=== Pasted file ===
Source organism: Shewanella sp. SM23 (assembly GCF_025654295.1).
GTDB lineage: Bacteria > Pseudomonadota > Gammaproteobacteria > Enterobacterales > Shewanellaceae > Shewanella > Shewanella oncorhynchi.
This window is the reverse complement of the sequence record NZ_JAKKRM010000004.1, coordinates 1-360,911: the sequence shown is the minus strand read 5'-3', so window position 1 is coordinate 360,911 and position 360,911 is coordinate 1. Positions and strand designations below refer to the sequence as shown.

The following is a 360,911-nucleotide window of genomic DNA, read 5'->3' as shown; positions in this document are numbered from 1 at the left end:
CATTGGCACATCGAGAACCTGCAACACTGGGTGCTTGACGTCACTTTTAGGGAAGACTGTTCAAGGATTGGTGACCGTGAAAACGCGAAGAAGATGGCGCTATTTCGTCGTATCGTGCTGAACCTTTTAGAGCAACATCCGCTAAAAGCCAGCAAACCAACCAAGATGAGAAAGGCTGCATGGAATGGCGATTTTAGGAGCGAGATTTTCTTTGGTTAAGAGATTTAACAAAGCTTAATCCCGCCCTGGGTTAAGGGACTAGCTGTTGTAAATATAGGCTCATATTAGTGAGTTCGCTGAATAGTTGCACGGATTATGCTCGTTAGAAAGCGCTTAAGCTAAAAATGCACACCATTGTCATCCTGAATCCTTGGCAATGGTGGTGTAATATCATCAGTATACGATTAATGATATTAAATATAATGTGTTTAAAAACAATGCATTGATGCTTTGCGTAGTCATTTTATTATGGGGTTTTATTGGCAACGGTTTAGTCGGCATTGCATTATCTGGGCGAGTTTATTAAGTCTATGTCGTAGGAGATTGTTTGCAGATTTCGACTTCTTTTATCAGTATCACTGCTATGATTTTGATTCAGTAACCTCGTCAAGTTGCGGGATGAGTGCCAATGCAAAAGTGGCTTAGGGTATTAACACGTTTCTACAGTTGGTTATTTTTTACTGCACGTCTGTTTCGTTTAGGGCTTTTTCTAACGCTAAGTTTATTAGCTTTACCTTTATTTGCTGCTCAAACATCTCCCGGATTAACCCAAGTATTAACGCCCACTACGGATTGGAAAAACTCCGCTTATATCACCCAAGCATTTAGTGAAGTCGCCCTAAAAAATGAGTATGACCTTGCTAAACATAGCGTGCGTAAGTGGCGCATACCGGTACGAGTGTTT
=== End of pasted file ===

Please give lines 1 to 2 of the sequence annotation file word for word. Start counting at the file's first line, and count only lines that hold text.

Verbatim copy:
Source organism: Shewanella sp. SM23 (assembly GCF_025654295.1).
GTDB lineage: Bacteria > Pseudomonadota > Gammaproteobacteria > Enterobacterales > Shewanellaceae > Shewanella > Shewanella oncorhynchi.